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Nebraska Custody (Parenting) Plan

A Nebraska custody (parenting) plan is a required document for custody cases in Nebraska. It allows the parents of a minor child to outline the terms of legal and physical custody and how childcare will be handled after the divorce.
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How to File for Custody in Nebraska

Determining child custody is typically a part of the divorce process in Nebraska. If both parents are able to reach an agreement about the terms of custody, such as visitation and childcare responsibilities, it is called a “simple divorce” in Nebraska.

1. Agree on a Parenting Plan

The first step of the process should be to discuss the terms of custody with the other parent. Because the court is more likely to approve a parenting plan that both parents agree on—granted that it serves the best interest of the child—it is highly recommended that both parties get on the same page about parenting time, visitation, communication, and other childcare responsibilities.

2. Calculate Child Support

Both parents have an equal duty of financially contributing to support their child in proportion to their respective incomes.[1] An estimate of how much child support the court may order can be calculated using the Nebraska Child Support Calculator.

3. Complete and File Required Forms

Fill out the required paperwork to file for a divorce. This includes:

Parents should also begin preparing a parenting plan, which will be required by the court during the hearing.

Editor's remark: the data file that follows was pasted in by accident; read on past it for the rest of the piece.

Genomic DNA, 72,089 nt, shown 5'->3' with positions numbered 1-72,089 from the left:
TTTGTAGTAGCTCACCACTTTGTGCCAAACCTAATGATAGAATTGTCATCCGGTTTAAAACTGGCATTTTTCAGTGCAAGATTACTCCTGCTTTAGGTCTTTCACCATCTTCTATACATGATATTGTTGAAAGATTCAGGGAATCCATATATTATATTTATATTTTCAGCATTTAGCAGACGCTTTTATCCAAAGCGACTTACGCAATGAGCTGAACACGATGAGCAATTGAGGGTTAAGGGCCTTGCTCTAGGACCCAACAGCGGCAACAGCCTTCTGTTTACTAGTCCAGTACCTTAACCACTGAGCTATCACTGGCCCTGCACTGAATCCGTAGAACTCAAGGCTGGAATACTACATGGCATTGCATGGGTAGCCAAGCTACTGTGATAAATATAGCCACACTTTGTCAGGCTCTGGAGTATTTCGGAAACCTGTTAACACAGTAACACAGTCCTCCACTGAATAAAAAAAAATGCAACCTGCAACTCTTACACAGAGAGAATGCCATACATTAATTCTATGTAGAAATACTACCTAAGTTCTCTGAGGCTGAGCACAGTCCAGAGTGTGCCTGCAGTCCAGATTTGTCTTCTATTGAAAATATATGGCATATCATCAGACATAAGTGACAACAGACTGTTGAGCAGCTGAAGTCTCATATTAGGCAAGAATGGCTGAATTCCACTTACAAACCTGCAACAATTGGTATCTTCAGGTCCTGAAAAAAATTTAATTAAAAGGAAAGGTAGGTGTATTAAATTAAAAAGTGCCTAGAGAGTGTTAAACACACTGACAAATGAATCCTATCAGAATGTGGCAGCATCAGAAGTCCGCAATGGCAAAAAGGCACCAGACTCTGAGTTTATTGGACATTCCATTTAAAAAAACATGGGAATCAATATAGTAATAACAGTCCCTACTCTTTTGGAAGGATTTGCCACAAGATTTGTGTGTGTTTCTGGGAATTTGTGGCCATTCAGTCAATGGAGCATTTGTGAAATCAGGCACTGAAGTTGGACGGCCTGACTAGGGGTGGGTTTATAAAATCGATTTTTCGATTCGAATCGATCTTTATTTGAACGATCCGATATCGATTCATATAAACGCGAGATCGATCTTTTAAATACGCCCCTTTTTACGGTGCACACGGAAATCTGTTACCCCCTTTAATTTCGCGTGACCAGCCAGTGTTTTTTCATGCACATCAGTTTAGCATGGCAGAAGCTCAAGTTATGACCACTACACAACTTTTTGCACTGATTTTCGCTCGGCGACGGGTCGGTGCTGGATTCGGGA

Submit the completed forms to the clerk of the district court and pay the filing fee,[2] which could be waived by completing an Affidavit to Proceed in Forma Pauperis with the judge’s approval. Once the forms are filed, the clerk will provide a case number and the name of the judge assigned to the case. Within six months of the filing date, the other spouse must be given a “service of process” notice.

4. Attend Parenting Class

Nebraska law requires all parties of a divorce to attend a basic-level parenting education course before the hearing. Find a list of court-approved parenting education course providers online or from the clerk of the district court.

Once the course has been completed, prepare the Certificate of Completion of Parenting Education Course (DC 6:5.5) using the Instructions for Completing the Certificate of Completion of Parenting Education Course (DC 6:5.5a). File the original certificate with the clerk of the district court.

5. Request and Attend Hearing

Contact the clerk of the district court to arrange a hearing date. Before the hearing, fill out a Decree of Dissolution of Marriage and attach the completed parenting plan. Bring these documents to the hearing. If no parenting plan is presented to the court, it will be created by the judge.

In some cases, parents may be able to waive the requirement of a hearing.[3] This would allow the court to enter a decree without a hearing.

6. Receive Court Judgment

Once the judge signs the Decree of Dissolution of Marriage and files the document with the clerk’s office, the divorce will become finalized after 30 days. The custody terms outlined in the parenting plan will become legally binding until the child turns 18 or it is modified by the court.

Custody Laws

  • Child’s preference: Nebraska courts will consider the child’s preference if they are “of an age of comprehension” and when their wishes are “based on sound reasoning.”[4]
  • Court-ordered parenting education course: § 43-2928
  • Grandparents’ visitation rights: Chapter 43, Article 18
  • Parenting Act: Chapter 43, Article 29
  • Parenting plan requirements: § 43-2929
  • Uniform Child Custody Jurisdiction and Enforcement Act: Chapter 43, Article 12

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